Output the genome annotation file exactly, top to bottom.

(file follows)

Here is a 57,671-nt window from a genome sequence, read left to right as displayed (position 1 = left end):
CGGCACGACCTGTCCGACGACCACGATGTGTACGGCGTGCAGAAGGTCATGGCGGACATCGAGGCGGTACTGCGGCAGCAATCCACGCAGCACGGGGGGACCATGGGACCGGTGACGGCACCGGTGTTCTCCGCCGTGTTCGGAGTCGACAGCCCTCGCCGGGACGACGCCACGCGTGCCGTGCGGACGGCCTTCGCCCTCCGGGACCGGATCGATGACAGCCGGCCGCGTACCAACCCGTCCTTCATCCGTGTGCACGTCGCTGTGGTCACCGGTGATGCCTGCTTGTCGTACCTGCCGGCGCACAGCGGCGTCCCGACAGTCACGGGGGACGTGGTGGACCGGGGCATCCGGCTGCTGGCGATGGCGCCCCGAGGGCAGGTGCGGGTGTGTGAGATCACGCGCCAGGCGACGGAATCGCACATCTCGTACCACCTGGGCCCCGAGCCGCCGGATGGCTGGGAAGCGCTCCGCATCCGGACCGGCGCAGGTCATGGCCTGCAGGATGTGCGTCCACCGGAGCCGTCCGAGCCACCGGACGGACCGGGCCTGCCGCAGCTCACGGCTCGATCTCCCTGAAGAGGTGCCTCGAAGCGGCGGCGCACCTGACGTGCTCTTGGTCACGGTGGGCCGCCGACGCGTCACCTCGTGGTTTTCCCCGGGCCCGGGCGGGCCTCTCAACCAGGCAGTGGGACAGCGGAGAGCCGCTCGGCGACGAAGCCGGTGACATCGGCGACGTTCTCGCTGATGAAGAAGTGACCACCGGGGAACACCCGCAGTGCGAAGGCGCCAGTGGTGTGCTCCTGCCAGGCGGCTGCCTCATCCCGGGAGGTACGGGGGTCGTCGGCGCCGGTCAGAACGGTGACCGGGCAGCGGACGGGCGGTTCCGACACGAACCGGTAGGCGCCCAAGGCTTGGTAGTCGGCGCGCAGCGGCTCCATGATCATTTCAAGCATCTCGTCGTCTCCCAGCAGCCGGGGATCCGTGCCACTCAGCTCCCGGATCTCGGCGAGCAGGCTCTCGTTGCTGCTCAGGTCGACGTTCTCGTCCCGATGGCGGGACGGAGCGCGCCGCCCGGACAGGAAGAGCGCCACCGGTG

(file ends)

Here is a 57,671-nt window from a genome sequence, read left to right as displayed (position 1 = left end):
CGGCACGACCTGTCCGACGACCACGATGTGTACGGCGTGCAGAAGGTCATGGCGGACATCGAGGCGGTACTGCGGCAGCAATCCACGCAGCACGGGGGGACCATGGGACCGGTGACGGCACCGGTGTTCTCCGCCGTGTTCGGAGTCGACAGCCCTCGCCGGGACGACGCCACGCGTGCCGTGCGGACGGCCTTCGCCCTCCGGGACCGGATCGATGACAGCCGGCCGCGTACCAACCCGTCCTTCATCCGTGTGCACGTCGCTGTGGTCACCGGTGATGCCTGCTTGTCGTACCTGCCGGCGCACAGCGGCGTCCCGACAGTCACGGGGGACGTGGTGGACCGGGGCATCCGGCTGCTGGCGATGGCGCCCCGAGGGCAGGTGCGGGTGTGTGAGATCACGCGCCAGGCGACGGAATCGCACATCTCGTACCACCTGGGCCCCGAGCCGCCGGATGGCTGGGAAGCGCTCCGCATCCGGACCGGCGCAGGTCATGGCCTGCAGGATGTGCGTCCACCGGAGCCGTCCGAGCCACCGGACGGACCGGGCCTGCCGCAGCTCACGGCTCGATCTCCCTGAAGAGGTGCCTCGAAGCGGCGGCGCACCTGACGTGCTCTTGGTCACGGTGGGCCGCCGACGCGTCACCTCGTGGTTTTCCCCGGGCCCGGGCGGGCCTCTCAACCAGGCAGTGGGACAGCGGAGAGCCGCTCGGCGACGAAGCCGGTGACATCGGCGACGTTCTCGCTGATGAAGAAGTGACCACCGGGGAACACCCGCAGTGCGAAGGCGCCAGTGGTGTGCTCCTGCCAGGCGGCTGCCTCATCCCGGGAGGTACGGGGGTCGTCGGCGCCGGTCAGAACGGTGACCGGGCAGCGGACGGGCGGTTCCGACACGAACCGGTAGGCGCCCAAGGCTTGGTAGTCGGCGCGCAGCGGCTCCATGATCATTTCAAGCATCTCGTCGTCTCCCAGCAGCCGGGGATCCGTGCCACTCAGCTCCCGGATCTCGGCGAGCAGGCTCTCGTTGCTGCTCAGGTCGACGTTCTCGTCCCGATGGCGGGACGGAGCGCGCCGCCCGGACAGGAAGAGCGCCACCGGTG